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A supernova in the Whirlpool Galaxy

10 Jun 2011, 22:35 UTC
A supernova in the Whirlpool Galaxy
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Supernova 2011dh in the Whirlpool Galaxy. Image Credit: Peter Edwards

Supernovae, the explosive end of the life of some stars, are among the most powerful and most spectacular events in the universe. They are also very rare. Our Milky Way galaxy, with tens of billions of stars, sees one of them explode every 100 years or so. The last known supernova in our galaxy was seen in 1604 and was studied by the famous astronomer Johannes Kepler. Since that time, we think that at least two stars may have exploded in the Milky Way, with the explosions veiled by some of the Milky Way's many thick, opaque clouds of dust and gas. But none have been seen.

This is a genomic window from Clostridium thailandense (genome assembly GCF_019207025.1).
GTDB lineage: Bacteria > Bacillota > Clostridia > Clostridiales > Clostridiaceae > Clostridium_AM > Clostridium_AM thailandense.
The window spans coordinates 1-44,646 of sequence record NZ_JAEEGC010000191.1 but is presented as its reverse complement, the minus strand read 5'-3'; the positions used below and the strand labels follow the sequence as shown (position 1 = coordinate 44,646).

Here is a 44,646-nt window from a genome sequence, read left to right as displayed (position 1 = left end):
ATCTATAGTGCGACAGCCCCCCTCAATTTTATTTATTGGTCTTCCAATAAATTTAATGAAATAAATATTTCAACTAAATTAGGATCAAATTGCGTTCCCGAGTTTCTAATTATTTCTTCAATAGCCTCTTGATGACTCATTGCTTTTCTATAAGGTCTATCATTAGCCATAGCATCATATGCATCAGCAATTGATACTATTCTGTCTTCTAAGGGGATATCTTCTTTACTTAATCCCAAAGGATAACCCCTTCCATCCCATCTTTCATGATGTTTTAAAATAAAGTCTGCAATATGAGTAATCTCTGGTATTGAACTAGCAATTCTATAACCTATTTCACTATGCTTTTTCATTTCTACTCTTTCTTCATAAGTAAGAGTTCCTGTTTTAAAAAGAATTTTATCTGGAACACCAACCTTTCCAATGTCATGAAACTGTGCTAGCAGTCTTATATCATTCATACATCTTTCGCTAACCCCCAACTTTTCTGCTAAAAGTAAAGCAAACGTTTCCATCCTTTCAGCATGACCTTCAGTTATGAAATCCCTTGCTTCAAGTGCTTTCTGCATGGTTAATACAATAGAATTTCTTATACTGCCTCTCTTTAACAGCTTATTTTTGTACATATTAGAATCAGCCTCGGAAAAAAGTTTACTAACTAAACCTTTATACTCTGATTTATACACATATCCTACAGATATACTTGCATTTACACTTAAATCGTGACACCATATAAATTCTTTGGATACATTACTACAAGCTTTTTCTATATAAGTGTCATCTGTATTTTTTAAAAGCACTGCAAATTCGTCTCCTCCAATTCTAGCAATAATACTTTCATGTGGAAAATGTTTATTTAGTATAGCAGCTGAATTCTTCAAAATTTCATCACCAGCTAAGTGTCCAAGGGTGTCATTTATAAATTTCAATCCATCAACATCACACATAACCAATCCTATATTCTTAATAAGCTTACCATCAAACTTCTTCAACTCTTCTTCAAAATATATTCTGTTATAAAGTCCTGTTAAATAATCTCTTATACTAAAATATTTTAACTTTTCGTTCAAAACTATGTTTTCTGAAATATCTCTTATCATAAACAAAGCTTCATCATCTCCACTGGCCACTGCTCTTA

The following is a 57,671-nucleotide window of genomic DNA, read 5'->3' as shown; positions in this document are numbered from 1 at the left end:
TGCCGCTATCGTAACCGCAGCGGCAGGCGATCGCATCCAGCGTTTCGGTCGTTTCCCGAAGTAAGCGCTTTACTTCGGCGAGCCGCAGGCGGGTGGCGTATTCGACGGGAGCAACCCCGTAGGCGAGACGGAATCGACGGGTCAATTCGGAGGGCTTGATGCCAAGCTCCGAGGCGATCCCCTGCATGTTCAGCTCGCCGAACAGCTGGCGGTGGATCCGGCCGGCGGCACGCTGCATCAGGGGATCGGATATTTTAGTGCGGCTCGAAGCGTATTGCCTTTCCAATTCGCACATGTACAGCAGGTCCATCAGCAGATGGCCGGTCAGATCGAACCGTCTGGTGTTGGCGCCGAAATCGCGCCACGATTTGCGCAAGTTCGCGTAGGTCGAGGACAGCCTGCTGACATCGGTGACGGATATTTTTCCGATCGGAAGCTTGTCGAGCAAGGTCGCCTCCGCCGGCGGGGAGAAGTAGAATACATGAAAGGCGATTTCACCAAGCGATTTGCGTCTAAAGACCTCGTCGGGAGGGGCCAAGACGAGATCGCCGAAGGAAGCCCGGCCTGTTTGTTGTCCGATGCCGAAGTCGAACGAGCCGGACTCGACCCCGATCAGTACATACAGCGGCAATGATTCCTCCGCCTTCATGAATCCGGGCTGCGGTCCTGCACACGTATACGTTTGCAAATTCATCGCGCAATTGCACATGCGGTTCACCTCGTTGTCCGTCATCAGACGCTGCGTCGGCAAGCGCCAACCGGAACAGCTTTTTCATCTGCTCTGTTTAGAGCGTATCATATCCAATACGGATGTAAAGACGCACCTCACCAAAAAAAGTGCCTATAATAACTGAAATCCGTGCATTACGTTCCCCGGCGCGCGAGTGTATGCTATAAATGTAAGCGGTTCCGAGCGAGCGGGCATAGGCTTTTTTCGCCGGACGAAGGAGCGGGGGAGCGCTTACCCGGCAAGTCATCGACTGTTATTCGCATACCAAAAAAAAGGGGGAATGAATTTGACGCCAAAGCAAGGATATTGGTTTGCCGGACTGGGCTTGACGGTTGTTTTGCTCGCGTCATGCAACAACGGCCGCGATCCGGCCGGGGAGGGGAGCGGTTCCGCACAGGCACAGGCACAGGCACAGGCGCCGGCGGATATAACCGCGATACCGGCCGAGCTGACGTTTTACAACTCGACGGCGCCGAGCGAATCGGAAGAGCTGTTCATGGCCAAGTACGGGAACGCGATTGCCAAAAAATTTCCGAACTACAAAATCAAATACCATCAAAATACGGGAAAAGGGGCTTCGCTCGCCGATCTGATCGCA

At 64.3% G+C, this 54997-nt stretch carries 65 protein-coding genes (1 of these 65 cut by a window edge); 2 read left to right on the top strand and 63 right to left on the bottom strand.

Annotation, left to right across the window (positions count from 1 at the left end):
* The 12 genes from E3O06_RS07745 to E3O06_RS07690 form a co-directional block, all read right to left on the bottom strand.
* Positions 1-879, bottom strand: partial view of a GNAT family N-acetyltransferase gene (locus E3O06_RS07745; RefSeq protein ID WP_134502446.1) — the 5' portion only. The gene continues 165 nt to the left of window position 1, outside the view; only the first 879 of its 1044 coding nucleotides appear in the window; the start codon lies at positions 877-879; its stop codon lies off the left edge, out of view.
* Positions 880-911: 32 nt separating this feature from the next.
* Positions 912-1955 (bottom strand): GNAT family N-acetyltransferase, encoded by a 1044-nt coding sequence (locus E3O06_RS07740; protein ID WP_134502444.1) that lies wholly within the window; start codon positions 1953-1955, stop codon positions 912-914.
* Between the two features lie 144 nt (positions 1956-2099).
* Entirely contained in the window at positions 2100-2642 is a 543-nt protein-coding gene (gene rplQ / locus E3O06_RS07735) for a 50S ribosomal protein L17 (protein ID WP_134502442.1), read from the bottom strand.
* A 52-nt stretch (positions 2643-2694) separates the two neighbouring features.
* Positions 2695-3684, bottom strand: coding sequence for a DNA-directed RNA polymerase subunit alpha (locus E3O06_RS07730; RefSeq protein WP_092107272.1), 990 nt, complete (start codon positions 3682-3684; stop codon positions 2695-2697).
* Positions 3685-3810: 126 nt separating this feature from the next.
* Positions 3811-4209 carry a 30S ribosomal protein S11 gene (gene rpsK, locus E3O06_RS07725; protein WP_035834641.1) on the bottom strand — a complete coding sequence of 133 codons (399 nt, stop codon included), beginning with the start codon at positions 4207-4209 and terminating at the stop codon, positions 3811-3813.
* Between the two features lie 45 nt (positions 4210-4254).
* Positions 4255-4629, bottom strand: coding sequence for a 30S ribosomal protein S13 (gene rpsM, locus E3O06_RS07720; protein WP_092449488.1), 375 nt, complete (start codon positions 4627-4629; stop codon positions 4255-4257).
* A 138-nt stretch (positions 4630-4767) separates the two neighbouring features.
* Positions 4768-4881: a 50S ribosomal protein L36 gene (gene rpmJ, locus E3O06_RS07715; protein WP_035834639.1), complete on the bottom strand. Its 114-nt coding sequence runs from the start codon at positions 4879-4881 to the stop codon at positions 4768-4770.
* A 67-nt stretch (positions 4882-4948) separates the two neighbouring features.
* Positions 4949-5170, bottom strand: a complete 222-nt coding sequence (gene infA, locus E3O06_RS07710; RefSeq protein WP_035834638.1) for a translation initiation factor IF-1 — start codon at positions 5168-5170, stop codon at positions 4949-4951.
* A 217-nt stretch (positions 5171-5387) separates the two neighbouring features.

Thankfully, there are lots of galaxies in the universe. So, when astronomers want to study supernovae, they look at a lot of galaxies. Such surveys for supernovae are turning up new explosions in distant galaxies all the time. Still, many of these galaxies are fairly far away, and it is rare to find a supernova in our neck of the woods.

Enter the Whirlpool Galaxy, also called Messier 51. The Whirlpool is nearby, as far as galaxies go – "only" 26 million light-years ...

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